Down to Earth With a Bump

Yesterday was an eventful day. It was my first foray into the Classic League; the club’s annual time trial series. The first few races are held at Aust, in the shadow of the severn bridge and not far from the old ferry crossing, famously visited by his royal Bobness on his landmark electric/folk judas tour in 1966. I’m not sure if he was in town for the time trial or not.

Looks like a climber to me. (Barry Feinstein Image)

The weather for the race was a lot nicer than it was for Robert Zimmerman. The wind dropped and we had some late-evening sunshine.

i decided to ride out to the start in a slightly circuitous fashion and treat the whole endeavour as a training ride. The loose plan was to ride a slightly hilly 20 miles out, do the 5.2 mile TT, then ride home a further 15 miles, with the out and back being fairly hard, but not so hard that i couldn’t sustain it. You get into a fairly remorseless rhythm; for me it’s around 25mph or so, maybe a bit more, with heart rate at around 80%.

The first bit went well, then i dropped down to the suspension bridge coming back into Bristol. A car in front was doing a steady 15mph. I was behind – and certainly quite near, trusting in two things, that they would continuing moving at the same pace, and that the cycle lane belonged to me. They started to drift into the cycle lane, so i shouted, fairly benignly, to ask them to vacate it – but they didn’t hear. The driver then swerved suddenly across right into the lane and stopped. I presume he was checking his change for the bridge. I had no time to make any kind of decision, slammed on the front brake as i hit the car on the side and went straight over the handlebars pretty quickly, ending up wedged between the car and half on the pavement with my bike on top of me and a freaked-out looking driver nervously getting out of his car.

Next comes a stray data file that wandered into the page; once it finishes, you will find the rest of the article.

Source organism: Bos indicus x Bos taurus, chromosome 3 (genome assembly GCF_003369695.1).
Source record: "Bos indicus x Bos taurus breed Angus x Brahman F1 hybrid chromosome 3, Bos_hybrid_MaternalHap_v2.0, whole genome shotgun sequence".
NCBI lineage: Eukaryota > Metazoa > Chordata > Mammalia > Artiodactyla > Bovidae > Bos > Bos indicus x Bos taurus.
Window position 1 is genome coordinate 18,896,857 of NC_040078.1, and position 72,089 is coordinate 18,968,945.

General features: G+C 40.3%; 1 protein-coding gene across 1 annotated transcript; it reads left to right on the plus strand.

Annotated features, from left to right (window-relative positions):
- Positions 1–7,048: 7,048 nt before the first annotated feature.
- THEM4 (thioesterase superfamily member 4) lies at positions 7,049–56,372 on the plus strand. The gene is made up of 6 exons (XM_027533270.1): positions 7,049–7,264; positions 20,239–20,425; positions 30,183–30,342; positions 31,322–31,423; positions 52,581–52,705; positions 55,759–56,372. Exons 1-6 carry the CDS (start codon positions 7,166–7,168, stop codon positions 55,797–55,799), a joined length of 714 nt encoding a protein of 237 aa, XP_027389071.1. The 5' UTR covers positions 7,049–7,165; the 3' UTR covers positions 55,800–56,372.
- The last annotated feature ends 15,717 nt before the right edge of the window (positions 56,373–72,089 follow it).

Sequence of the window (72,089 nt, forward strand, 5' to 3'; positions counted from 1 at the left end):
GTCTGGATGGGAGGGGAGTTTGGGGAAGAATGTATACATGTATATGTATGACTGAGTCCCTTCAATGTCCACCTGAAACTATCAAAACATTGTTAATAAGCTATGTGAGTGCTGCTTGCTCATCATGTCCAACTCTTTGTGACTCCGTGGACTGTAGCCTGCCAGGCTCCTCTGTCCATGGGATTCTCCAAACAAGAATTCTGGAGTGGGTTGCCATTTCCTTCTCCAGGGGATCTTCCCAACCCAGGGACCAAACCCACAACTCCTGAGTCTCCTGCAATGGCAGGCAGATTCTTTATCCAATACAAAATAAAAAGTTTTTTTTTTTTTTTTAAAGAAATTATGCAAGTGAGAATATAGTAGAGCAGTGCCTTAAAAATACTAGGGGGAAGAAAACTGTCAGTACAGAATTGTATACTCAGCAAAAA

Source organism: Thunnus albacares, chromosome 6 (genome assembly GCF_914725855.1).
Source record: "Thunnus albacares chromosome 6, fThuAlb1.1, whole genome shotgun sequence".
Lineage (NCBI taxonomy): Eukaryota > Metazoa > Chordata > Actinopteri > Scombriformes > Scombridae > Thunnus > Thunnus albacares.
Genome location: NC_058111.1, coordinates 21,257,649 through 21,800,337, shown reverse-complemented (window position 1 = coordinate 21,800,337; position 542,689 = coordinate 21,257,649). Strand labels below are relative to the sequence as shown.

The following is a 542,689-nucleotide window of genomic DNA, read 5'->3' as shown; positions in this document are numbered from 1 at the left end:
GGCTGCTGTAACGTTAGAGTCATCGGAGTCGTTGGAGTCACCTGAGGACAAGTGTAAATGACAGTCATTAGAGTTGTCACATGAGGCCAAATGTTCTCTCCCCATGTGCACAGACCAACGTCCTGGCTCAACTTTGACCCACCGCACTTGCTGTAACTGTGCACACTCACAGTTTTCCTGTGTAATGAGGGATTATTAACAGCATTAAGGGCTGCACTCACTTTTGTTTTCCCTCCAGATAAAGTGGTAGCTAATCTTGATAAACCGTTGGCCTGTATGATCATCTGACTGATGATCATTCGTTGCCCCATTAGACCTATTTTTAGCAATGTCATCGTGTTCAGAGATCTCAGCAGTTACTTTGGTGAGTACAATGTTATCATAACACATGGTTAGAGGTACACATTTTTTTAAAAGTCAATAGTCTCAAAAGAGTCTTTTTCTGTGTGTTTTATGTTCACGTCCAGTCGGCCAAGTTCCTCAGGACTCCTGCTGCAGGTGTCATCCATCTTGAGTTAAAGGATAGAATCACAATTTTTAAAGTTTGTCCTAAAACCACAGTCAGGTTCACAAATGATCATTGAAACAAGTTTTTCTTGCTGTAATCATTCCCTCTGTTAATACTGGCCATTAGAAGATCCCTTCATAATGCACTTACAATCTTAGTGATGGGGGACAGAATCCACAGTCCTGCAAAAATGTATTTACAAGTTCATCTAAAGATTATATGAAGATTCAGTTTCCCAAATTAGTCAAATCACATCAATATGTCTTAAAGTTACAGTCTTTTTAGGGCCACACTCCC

When you have a crash like this there’s a couple of things to consider, usually in a set order. Firstly, I checked to see if i could stand up, walk, raise arms, and made sure nothing was broken. Then i checked the bike thoroughly. The bike is absolutely fine, no damage whatsoever. My helmet is cracked and scraped though and there is a massive hole in my assos skinsuit.

this is what the crash looked like. see speed drop from 16mph to 0 at the beginning of the trace.

i had a lengthy conversation with the driver, he was quite shook up as well. he gave me some wetwipes to clean my face and shoulder. After that i decided to ride across and down bridge valley road at which point i’d decide whether i wanted to race or not. it’s hard to know what to do in the aftermath of a spill, and is best to sit still for a while. Heading across the bridge i got caught in a massive hailstorm and then had to shelter in the public toilets. it was quite an eventful few minutes.

it looks like i've stuck my shoulder in a tin of dulux matt emulsion
i can heartily recommend prendas baselayers. they are the bees knees.

once i got to the bottom of the hill i decided to ride out to the start. i was running a bit late by now so had to get on it. once i got up to speed the pain dissipated somewhat. I tacked along and made it just in time.

the race was comparatively uneventful. i rode as fast as i could, didn’t worry too much about pacing it, and managed an 11.02, which is an improvement on my PB of one second. i was a bit disappointed not to go faster but it wasn’t ideal conditions and also it didn’t help that i’d crashed heavily on the way over. It was good enough for the win by around 30 seconds. Somehow i’d like to find a further 20 seconds in the next two weeks. It was just one of those days where i thought i was going to really fly but didn’t actually go that fast.

We all rode back in a sort of TT and road bike convoy. I rode on front almost the whole time because i was still looking to do a bit more training. the others seemed happy to follow. I was glad to get home and have a bath. I’m a bit sore this morning but am optimistic that i will be fine in time for Sunday and the fastest course in christendom.


total of 40 miles @ 21.5mph average; 1 x 5.2 mile TT @ 28.3mph; one violent collision from 16mph to 0mph in 70 cm; one energy gel consumed